This thread was theological from the start, including the title. There's nothing wrong with that. And the posts of the individuals criticizing Alan have been theological.
Alan didn't explicitly criticize the families of the victims, though he may have had them in mind among the people holding or potentially holding the misconception he was correcting. Even if he had criticized the families, there wouldn't have been anything inherently wrong with that. Jesus, Paul, and other Biblical figures sometimes corrected people's grieving, including on explicitly theological grounds. You can love people and grieve with them, yet also correct them, for their own good and the good of others looking on. If you read Alan's first sentence commending the victims' families, followed by his comments on forgiveness that didn't even mention the families and cited an argument used by other people in other contexts, what you ought to come away with is that Alan is concerned about the families and that he's concerned about other people. That's not something he should be criticized for. He should be commended for it.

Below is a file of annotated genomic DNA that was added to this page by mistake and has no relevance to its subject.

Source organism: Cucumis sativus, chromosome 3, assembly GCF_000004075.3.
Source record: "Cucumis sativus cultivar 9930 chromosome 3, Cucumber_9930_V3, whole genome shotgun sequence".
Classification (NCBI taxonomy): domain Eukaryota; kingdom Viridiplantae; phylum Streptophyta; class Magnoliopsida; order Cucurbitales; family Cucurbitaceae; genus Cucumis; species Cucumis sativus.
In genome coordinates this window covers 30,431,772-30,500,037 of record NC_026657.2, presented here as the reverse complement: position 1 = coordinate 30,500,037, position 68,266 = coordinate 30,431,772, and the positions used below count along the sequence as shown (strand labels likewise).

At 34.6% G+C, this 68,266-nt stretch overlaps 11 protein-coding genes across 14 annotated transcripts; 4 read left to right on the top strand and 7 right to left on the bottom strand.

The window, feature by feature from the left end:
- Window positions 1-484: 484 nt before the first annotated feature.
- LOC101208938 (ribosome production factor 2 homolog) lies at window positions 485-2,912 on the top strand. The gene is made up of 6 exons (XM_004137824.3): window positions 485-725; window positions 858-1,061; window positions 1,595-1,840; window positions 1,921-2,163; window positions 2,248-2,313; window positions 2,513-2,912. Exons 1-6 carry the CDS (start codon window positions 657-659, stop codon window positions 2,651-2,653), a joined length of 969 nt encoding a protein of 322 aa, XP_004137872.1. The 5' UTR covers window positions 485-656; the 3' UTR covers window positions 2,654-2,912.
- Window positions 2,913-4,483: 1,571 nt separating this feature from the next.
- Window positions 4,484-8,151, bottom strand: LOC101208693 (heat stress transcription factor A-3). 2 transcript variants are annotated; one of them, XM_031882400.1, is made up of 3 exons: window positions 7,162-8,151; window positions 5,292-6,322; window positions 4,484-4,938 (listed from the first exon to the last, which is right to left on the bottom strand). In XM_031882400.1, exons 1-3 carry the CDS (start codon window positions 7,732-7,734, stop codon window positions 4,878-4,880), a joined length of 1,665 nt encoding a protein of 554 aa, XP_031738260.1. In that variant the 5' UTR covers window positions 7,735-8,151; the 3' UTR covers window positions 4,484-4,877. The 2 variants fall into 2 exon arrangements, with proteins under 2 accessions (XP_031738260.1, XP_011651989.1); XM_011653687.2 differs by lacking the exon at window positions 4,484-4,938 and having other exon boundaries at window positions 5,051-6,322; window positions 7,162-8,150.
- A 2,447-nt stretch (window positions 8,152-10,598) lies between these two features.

I agree with Matthew about interpreting people charitably, and I agree that people often express themselves imprecisely and that the context of grieving should be taken into account. And I couldn't understand what people were saying in some parts of the video. But if we interpret the video like we'd interpret anything else, the theme of pronouncing forgiveness to a person who seems unrepentant did come up at times. We know that many people hold such a view, even if none of the people in the video intended to advocate it. So, it made sense for Alan to address the subject. Though we could interpret the comments of the people in the video a different way, charity doesn't require irrationality (1 Corinthians 13:6). Probabilities are superior to possibilities, and we have to be honest about the evidence. When the people in the video repeatedly pronounce forgiveness in a culture in which the view Alan was responding to seems to be so popular, it's likely that the people in the video meant what they seem to have said. To suggest otherwise may be motivated by some charity, but it's also bad reasoning.
The video has some good elements, but it's not beyond criticism. Alan's comments are a good supplement to the video. I don't think the people criticizing Alan have given us any reason to agree with them. Let's love the relatives and other individuals close to the Charleston victims, but let's also love the other people involved in these discussions, people who might be misled by false notions of forgiveness.
Sunday, June 21, 2015
Yes, You Can Correct People Who Are Grieving
Justin Taylor recently put up a post about the Charleston shooting. Among other things, he posted the popular video of people associated with the victims pronouncing forgiveness to the shooter. Below is a response I just wrote in the comments section of the thread. You can read the thread to get the context I'm addressing: